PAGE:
Hello, it's me, the white tulip, writing to you on Wednesday, April the 27th, (sneaking in a posting, since The Last Leaf Gardener "normally" only posts on Tuesdays, Thursdays, and Saturdays). I have opened up a bit since yesterday as you can see in my photograph posted above, and now, what I want to know is in that poem, Tulips — did Ms. Plath really say, that when open we have a "mouth of an African Lion"? It's no wonder we are slow to open at times . . . even the buds next to me seem to be apprehensive, they are not opening very much at all, and I'd love some company.
And, BTW, if you do tip-toe through tulips that are like me and my friends, (I mean my friends, and me) as Tiny Tim and those Gold-Diggers seem to advocate, puh-lee-za be careful. We aren't as tough as we look. However, I do encourage you to tip-toe through the store-front of this blogger's web-site; there are some wonderful selections of greeting cards that are about more than communication.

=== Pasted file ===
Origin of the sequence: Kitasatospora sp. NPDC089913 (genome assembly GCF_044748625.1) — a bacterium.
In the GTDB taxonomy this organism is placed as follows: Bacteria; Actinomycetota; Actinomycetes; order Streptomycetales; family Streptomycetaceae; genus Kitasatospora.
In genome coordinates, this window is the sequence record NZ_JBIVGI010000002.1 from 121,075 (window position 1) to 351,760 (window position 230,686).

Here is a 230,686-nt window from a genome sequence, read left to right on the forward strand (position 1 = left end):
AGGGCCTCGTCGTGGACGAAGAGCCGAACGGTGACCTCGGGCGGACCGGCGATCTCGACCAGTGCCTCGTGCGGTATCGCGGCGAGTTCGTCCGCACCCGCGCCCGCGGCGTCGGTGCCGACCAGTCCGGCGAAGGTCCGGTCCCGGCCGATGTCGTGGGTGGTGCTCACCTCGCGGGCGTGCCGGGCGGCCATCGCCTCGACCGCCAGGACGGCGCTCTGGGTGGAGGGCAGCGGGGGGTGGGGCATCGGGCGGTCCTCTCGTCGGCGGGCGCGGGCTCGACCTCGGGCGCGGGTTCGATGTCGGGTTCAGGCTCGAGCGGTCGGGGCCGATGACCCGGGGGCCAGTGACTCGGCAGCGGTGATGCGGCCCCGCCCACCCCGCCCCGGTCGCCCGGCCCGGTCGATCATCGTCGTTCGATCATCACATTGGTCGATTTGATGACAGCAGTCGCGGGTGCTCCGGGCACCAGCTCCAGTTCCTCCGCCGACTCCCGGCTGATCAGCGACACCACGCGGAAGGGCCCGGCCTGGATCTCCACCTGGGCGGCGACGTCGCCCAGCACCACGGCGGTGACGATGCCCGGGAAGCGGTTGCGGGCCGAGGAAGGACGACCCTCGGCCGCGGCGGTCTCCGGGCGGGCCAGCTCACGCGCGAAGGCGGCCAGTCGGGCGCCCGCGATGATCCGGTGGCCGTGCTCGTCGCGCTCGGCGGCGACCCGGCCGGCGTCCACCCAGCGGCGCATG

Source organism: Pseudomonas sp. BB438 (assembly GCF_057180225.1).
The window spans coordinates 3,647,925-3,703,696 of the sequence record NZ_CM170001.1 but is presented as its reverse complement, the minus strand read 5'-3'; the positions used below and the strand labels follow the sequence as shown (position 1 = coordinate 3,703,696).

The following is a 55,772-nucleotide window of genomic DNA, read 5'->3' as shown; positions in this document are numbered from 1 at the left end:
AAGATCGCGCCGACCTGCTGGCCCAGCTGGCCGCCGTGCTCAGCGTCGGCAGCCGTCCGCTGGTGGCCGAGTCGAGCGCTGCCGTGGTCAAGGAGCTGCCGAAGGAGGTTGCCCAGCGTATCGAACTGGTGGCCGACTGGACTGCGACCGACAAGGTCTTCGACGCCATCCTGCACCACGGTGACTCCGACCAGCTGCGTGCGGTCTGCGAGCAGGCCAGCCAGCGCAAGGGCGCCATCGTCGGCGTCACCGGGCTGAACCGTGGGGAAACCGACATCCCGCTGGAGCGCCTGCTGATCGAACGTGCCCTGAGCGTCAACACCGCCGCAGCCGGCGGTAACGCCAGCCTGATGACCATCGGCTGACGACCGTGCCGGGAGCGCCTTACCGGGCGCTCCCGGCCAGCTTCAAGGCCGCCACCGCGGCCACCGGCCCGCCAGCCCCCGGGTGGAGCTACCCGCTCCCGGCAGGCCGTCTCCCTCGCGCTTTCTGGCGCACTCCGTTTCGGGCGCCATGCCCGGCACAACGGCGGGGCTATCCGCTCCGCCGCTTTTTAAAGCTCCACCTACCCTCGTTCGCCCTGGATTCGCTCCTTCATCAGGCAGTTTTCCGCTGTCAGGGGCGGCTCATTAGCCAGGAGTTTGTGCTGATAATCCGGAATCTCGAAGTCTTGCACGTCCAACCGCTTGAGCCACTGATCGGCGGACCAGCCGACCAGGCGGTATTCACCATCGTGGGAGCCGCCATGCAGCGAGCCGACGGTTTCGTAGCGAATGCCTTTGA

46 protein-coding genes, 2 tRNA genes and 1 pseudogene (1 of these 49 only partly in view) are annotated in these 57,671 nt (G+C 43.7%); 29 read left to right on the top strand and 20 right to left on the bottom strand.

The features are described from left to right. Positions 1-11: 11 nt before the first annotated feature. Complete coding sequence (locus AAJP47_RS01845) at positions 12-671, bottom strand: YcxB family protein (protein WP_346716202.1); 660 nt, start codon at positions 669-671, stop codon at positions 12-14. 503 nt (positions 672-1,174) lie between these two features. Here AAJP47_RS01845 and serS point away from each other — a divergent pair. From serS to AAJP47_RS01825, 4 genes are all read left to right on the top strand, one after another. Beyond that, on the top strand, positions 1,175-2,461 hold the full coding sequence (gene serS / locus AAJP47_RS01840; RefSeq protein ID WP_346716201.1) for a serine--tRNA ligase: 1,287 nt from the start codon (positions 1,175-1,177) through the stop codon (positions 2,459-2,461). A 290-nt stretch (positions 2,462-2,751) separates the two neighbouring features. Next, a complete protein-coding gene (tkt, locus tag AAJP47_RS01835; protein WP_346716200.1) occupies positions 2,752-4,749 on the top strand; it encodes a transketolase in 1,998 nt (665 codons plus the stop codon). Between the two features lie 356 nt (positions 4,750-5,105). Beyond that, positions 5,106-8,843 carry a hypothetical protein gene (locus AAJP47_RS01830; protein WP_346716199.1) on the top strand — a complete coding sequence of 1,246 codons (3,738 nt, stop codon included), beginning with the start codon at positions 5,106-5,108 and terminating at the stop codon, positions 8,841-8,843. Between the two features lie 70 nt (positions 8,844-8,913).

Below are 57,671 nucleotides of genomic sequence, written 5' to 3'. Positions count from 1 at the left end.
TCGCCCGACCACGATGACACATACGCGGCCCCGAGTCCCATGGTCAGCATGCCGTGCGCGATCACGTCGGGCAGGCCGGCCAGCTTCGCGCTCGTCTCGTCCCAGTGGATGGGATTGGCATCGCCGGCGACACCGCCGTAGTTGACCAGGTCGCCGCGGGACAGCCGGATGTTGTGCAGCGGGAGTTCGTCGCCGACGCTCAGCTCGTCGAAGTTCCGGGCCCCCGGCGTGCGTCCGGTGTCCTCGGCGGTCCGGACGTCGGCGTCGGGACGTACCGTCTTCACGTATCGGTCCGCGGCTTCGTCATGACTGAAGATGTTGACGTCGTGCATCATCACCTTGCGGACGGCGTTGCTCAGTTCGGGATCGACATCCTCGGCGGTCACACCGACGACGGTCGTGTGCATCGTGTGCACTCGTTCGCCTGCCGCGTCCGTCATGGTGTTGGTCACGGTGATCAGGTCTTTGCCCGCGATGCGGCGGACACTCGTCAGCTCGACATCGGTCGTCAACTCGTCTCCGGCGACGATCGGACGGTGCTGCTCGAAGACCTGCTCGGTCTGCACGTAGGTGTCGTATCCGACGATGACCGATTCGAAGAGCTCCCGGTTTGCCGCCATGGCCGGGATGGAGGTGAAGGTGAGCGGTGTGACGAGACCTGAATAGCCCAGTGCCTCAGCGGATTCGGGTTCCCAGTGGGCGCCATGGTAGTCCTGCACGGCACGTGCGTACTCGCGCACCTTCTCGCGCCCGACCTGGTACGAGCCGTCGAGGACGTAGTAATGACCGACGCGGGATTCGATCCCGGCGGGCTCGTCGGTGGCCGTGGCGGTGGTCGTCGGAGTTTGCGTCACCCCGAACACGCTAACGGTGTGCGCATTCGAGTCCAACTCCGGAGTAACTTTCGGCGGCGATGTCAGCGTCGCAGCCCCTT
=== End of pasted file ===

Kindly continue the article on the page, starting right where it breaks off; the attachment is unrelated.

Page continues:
...whose stories are told from the point of view of Cam, a female cardinal, whose photo is on the cover of each book. Words In Our Beak’s goal is to open readers to a simple understanding of the winged world and their environment. Set in my rooftop urban garden in New York City. Words In Our Beak is directed to children and adults who are curious about birds, and want to learn about them from a unique perspective. The books include hundreds of images of flora and fauna, links to movies, as well as to informative narratives that have been created by the author.